However, I think the real trouble that Call of Duty presents is not the fact that it’s poorly written and boring to play, but that it creates an idea of masculinity that is outright ridiculous. The men in this game are presented as an ideal to strive for. They are the best of the best of the best, the shield of freedom, etc. These people barely emote, and even barely register the consequences of their actions (and US foreign policy), until it comes back to bite them in the ass.

The U.S. Military is clearly the star of this game. However, it’s really hard to support them when the first level of the game has you mowing down Angolans with machetes with a helicopter. Afghans on horseback charge at your automated drones only to be mowed down by the hundreds. When you use your billion dollar drones in third world countries to enforce policy and essentially go after a personal vendetta, it’s pretty easy to see the 99%’s argument. I don’t support the protagonist, but the terrorist begins to make a pretty clear case.

I was surprised when I saw the one of the writes on The Dark Knight Rises helped create the main villain in CoD, but I saw the similarities between him and Bane almost instantly afterwards. He’s a bad guy who presents high ideals but has low motives. Standard. The US military is Batman, diving in from above with fancy toys.

The key difference here is there is no real emotion other than overly macho posturing. It’s over-the-top to the point of comedy, and any options for serious dialog or an honest discourse about the costs of being a soldier are quickly brushed aside in favor of more excessive violence. In a game that centers so heavily on the idea of the “Call of Duty”, any real mention of what it means to those around you to answer is quickly swept under the rug.

One of the biggest missed opportunities in game comes in a brief expository moment, where you walk in on a husband and wife arguing about his duty to the military versus his duty to his family. It’s a surprisingly powerful moment that isn’t given the time it really deserves. It’s interrupted by more macho posturing and a few jokes about wives and forgotten entirely. This was a completely missed opportunity by the story team to actually add some actual realism and sincerity to a game that desperately needed it.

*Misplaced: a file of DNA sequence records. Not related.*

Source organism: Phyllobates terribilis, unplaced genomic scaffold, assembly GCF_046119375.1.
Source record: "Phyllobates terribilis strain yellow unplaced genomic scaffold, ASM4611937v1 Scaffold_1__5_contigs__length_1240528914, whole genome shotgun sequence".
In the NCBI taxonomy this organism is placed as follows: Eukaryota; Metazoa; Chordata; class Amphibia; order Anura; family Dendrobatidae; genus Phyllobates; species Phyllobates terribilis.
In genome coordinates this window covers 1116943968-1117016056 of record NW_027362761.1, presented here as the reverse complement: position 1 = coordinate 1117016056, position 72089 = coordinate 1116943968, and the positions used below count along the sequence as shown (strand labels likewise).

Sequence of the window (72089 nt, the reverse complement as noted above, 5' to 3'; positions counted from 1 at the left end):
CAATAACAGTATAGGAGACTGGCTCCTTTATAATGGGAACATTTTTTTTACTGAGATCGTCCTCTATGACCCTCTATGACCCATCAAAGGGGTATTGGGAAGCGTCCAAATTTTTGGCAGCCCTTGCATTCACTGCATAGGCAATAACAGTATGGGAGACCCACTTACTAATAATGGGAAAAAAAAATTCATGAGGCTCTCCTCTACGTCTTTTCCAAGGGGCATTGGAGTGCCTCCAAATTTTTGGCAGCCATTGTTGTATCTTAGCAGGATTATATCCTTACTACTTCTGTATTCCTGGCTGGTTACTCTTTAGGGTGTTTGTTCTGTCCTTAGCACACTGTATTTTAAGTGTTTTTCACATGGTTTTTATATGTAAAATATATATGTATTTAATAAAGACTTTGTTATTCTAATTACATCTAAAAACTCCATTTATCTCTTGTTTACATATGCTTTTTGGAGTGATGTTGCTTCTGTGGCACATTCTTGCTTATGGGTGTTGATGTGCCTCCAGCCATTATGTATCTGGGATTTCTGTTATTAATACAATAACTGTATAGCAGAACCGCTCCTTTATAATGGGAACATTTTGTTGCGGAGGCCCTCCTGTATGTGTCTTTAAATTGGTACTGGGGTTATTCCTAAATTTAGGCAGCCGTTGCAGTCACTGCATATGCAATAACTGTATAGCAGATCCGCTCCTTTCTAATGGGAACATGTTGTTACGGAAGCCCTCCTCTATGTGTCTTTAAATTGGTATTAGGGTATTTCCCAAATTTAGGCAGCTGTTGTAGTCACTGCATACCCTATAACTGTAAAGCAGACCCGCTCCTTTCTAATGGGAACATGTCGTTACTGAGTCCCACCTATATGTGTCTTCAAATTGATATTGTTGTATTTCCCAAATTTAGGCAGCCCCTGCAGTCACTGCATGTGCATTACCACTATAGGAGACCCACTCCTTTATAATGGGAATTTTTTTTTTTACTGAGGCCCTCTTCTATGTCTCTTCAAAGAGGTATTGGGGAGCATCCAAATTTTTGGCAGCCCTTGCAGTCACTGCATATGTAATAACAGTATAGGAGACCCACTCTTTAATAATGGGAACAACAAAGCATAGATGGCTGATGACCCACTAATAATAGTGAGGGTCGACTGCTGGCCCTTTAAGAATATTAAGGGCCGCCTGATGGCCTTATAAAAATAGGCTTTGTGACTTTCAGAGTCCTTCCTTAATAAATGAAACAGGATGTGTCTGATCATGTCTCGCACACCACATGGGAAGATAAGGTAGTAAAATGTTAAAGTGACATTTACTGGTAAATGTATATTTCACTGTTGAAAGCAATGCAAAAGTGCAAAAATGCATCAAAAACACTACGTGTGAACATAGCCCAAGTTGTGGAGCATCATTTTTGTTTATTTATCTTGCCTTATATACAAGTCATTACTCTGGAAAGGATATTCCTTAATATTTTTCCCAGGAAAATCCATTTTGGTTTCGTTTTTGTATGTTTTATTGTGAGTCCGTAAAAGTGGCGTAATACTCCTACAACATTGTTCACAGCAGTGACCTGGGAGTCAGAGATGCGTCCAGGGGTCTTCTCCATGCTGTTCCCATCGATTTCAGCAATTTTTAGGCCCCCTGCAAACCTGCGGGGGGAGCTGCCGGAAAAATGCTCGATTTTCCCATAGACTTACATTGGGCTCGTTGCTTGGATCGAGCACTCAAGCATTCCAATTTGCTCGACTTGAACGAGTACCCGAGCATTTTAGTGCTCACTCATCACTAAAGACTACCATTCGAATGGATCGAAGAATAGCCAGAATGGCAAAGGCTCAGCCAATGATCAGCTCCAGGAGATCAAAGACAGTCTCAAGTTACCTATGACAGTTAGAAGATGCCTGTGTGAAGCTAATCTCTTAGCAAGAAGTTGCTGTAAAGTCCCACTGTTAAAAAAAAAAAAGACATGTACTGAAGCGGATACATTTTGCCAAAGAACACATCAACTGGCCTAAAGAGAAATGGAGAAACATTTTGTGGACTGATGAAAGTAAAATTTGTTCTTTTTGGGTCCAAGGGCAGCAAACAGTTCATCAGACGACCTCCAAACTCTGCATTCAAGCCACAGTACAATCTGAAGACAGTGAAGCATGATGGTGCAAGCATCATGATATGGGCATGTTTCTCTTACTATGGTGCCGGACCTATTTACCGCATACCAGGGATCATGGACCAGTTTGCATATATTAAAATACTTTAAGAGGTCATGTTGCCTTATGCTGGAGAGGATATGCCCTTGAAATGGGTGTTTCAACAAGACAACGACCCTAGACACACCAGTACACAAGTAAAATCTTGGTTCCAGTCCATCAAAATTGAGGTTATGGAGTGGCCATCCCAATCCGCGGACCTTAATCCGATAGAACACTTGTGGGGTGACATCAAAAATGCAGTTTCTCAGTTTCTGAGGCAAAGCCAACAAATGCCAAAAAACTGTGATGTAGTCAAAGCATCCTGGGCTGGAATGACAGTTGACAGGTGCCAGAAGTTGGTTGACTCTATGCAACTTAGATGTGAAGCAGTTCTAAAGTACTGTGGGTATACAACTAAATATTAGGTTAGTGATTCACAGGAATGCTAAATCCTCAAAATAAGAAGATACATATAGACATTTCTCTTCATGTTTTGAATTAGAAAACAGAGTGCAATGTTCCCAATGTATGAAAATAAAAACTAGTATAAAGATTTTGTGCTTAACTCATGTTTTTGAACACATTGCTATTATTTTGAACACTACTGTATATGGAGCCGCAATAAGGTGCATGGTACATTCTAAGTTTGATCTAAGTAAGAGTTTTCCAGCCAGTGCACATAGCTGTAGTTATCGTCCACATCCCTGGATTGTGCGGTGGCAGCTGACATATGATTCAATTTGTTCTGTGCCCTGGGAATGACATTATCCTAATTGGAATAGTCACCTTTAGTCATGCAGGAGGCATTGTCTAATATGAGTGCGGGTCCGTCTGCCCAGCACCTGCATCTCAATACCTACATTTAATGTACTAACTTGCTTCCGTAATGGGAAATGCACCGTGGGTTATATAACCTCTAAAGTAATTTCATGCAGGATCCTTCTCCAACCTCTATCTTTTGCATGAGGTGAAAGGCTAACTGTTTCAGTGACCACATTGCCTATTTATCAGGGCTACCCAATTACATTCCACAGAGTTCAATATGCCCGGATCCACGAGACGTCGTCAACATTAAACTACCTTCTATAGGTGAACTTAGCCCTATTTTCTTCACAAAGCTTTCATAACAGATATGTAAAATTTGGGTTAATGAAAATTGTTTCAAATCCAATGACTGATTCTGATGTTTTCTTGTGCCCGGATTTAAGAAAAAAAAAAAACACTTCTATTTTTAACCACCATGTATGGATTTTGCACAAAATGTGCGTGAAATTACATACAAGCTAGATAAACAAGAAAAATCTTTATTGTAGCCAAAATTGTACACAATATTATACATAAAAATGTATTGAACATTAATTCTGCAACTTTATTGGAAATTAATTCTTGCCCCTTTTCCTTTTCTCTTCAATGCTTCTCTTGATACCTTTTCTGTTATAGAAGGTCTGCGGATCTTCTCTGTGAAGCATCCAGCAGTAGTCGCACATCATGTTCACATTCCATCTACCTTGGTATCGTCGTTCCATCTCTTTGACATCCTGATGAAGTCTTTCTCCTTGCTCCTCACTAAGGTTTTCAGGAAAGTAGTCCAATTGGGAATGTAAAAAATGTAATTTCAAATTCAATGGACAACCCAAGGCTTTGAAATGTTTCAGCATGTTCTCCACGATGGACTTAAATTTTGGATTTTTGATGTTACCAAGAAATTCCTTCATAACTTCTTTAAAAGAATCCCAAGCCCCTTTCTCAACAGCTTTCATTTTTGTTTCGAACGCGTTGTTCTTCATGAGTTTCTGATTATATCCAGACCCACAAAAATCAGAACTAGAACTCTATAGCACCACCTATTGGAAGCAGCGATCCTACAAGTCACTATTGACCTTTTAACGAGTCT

Call of Duty is a game that desperately needs some form of contrast in all the high-testosterone posturing, but any opportunity for actual discussion is completely missed. I’m not saying that every game needs to be deep or poignant, but mercilessly and robotically shooting foreigners makes me feel uncomfortable after too long.

Gamers deserve mainstream titles that challenge their views and beliefs the same as comics. Only this way can we actually grow as a medium and get some actual credibility.

(Yes I am familiar with Spec Ops: The Line. I’m playing it next week and going to revisit this.)

Monday, November 12, 2012

Love and Marriage (and Reboots)

            One of the most interesting things to note in all of the reboots that have taken place in that few years is the re-bachelorization of pretty much every superhero. Lois Lane is no longer Superman’s girlfriend, The Flash is no longer married, and Spider-man no longer loves Mary Jane. All of this, of course, is done with the idea that marriage ages a character and makes him or her less relatable.

            Now, while this does have a decent point, I don’t think it’s actually an accurate statement. It also says something fairly disturbing about how the (mostly male) writers view marriage and women, as well as their audience.

            In a recent issue of Superman, he quits the Daily Planet pretty much because he uses his X-Ray vision to read a text message from Lois Lane’s new man about them moving in together. Now, this version of Supes has been crazy for Lois forever but never done anything about it, and then gets mad that she’s with someone else. Now, I’ve been on the internet/in high school enough to get the concept of “The Friend Zone”, but as someone who is no longer fourteen I don’t want Superman acting like he is.

            Yes, you might make a character more relatable to one group of people, but what about the rest of us? As more and more superhero comics are made to be relatable to fourteen year-old boys and people with the mentality of same, people who aren’t are just going to stop reading them.

            I’ve had a really hard time trying to get back into the New 52 because of a lot of those choices. I hate that the Flash is unmarried and that there isn’t a “Flash Family” anymore because that dynamic made the character. Superman is kind of a prat without Lois Lane, and whenever he shacks up with Wonder Woman (as he’s done recently), he gets all moody.

            I talk a lot about how comics should be for everybody, and no comic should be more inclusive than Superman simply based on what he represents. Seeing him being your friend from high school who pined after a girl but never did anything and then got mad when she started seeing someone else is just shameful. Nobody wants to watch the world’s greatest hero act like he’s fourteen. We have enough culture already geared towards teenage boys and man-children.

            So, the solution? Honestly, we need more female writers and creators who will target a different audience. We need new voices to characters, not just new backstories. Having actual women writing will hopefully thin out the creepy stuff as well as some of the frankly misogynistic mentalities that comics have been coming out with.

            One final note: Eventually all these heroes will get remarried so what is the point of all this? Seriously. Heed my prophecies, kids.